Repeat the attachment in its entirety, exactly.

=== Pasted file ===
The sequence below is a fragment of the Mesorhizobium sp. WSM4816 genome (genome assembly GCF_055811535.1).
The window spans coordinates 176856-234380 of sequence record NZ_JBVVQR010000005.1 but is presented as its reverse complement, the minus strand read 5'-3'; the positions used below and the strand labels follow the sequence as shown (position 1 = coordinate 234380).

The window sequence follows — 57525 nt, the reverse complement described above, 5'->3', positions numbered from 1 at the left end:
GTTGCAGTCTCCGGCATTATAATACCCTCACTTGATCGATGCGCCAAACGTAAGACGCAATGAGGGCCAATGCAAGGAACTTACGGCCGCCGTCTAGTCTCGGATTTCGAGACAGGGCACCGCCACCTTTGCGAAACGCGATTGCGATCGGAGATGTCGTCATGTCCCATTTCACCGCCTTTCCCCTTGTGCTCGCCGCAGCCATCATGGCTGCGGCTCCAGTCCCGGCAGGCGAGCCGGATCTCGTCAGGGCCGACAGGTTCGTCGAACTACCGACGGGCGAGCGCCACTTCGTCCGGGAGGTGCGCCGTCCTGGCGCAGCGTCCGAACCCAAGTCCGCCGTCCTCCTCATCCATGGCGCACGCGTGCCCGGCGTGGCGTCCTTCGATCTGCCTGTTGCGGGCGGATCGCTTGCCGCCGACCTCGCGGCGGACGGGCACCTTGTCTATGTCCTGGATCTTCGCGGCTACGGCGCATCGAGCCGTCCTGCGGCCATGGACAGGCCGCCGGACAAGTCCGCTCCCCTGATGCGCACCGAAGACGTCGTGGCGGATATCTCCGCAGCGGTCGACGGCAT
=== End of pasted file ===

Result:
The sequence below is a fragment of the Mesorhizobium sp. WSM4816 genome (genome assembly GCF_055811535.1).
The window spans coordinates 176856-234380 of sequence record NZ_JBVVQR010000005.1 but is presented as its reverse complement, the minus strand read 5'-3'; the positions used below and the strand labels follow the sequence as shown (position 1 = coordinate 234380).

The window sequence follows — 57525 nt, the reverse complement described above, 5'->3', positions numbered from 1 at the left end:
GTTGCAGTCTCCGGCATTATAATACCCTCACTTGATCGATGCGCCAAACGTAAGACGCAATGAGGGCCAATGCAAGGAACTTACGGCCGCCGTCTAGTCTCGGATTTCGAGACAGGGCACCGCCACCTTTGCGAAACGCGATTGCGATCGGAGATGTCGTCATGTCCCATTTCACCGCCTTTCCCCTTGTGCTCGCCGCAGCCATCATGGCTGCGGCTCCAGTCCCGGCAGGCGAGCCGGATCTCGTCAGGGCCGACAGGTTCGTCGAACTACCGACGGGCGAGCGCCACTTCGTCCGGGAGGTGCGCCGTCCTGGCGCAGCGTCCGAACCCAAGTCCGCCGTCCTCCTCATCCATGGCGCACGCGTGCCCGGCGTGGCGTCCTTCGATCTGCCTGTTGCGGGCGGATCGCTTGCCGCCGACCTCGCGGCGGACGGGCACCTTGTCTATGTCCTGGATCTTCGCGGCTACGGCGCATCGAGCCGTCCTGCGGCCATGGACAGGCCGCCGGACAAGTCCGCTCCCCTGATGCGCACCGAAGACGTCGTGGCGGATATCTCCGCAGCGGTCGACGGCAT